If you missed Made in India at the Wisconsin Film Festival last weekend, you’ll have another chance to see it at the Go Big Read Capstone event. Made in India is a documentary about an American couple who hires an Indian woman to carry their own fertilized embryo to term. It explores a variety of issues, including human rights, commodification of the body, and the practices of global corporations.
The film will show on April 15th, at 6 pm at the Wisconsin Institute for Discovery, and will be followed by a discussion moderated by Mary F. Murphey, Program Director at The Surrogacy Center LLC. Click here to RSVP for this and other capstone events, all of which are free and open to the public..
While many members of the public became aware of Henrietta Lacks and her famous immortal cells after reading Rebecca Skloot’s book, others have been working directly with the cells for many years. Waclaw Szybalski, Professor Emeritus of Oncology at UW Madison, has worked with HeLa cells since 1954, not long after George Gey began to develop Henrietta’s cell line in 1951.
Dr. Szybalski used HeLa cells as controls when he studied gene therapy with the Detroit 98 human bone marrow cell line, starting in 1954. He contributed greatly to genetic research with the development of the HAT selection method, enabling him to isolate human cell mutants and demonstrate the first genetic transformation of human cells. As a result, he discovered and coined the term human gene therapy,a process which removes or alters genes within cells or tissue in order to treat disease, in 1962. Next year will be the 50 year anniversary of this milestone. Dr. Szybalski’s works and acheivements are too numerous to mention in full. Click here for a list of his publications, areas of study, and awards.
Last week the Go Big Read blog featured Ruth Faden, keynote speaker on April 15th for the Capstone Event. This week, we’re excited to share some info about the capstone’s second keynote speaker! On April 16th, keynote Vanessa Northington Gamble will speak on “Henrietta Lacks Beyond Her Cells: Race, Racism, and American Medicine.”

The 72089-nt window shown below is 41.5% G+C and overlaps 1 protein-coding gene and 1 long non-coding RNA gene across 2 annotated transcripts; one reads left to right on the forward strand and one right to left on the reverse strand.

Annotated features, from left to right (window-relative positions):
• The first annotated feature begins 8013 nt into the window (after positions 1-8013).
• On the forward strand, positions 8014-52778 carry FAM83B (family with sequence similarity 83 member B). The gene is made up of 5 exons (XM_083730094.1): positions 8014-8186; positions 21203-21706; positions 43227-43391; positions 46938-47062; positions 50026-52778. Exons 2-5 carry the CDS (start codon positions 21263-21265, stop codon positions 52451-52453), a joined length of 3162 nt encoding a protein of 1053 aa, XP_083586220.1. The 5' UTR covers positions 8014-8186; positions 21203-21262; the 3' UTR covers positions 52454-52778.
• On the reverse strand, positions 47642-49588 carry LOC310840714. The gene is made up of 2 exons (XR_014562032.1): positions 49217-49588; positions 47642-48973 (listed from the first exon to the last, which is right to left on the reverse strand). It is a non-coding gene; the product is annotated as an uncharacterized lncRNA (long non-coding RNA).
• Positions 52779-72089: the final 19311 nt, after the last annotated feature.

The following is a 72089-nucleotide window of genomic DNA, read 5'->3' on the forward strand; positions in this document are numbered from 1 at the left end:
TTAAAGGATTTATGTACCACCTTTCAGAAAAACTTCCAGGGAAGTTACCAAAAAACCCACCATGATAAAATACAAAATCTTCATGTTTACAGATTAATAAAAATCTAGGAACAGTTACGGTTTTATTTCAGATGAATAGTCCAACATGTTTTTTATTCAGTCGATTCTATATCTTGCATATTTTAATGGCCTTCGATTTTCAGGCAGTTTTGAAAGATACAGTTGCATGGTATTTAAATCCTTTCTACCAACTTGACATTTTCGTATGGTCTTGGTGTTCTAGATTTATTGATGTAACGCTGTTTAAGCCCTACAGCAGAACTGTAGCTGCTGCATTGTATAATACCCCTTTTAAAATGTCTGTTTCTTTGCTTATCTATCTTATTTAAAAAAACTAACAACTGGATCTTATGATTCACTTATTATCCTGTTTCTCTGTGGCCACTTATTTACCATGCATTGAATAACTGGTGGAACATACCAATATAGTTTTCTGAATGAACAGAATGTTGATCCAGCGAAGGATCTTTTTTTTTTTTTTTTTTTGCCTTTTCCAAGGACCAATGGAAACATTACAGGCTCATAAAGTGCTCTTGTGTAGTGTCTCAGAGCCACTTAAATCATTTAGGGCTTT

Gamble is a physician and medical historian located at George Washington University, where she is a professor of medical humanities and history. From 1989 until 2000, she was a faculty member at the University of Wisconsin. Among other accomplishments here in Madison, including becoming the founder and director of the Center for the Study of Race and Ethnicity at the University of Wisconsin Medical School, she developed the nation’s first class on the history of race, American medicine, and public health.
Much of Gamble’s work and experience focuses on these fields. For example, in the late 1990s, Gamble was the chair of the Tuskegee Syphilis Study Legacy Committee. The Tuskegee Syphilis Study, which lasted forty years, began in 1932, and resulted in medical complications or death for hundreds of African Americans. Thanks to the work of the Legacy Committee, President Clinton issued an apology on behalf of the United States government.
Readers of The Immortal Life of Henrietta Lacks might remember Skloot’s discussion of the Tuskegee Syphilis Study. In explaining it, she says, “The research subjects didn’t ask questions. They were poor and uneducated…” (pg 50). This study, and the story of HeLa, share numerous similarities relating to race, ethics, and medicine. We look forward to hearing Gamble’s discussion of these topics on April 16th.
Click here to RSVP for the events on April 15th and 16th at the Wisconsin Institute for Discovery, which are free and open to the public.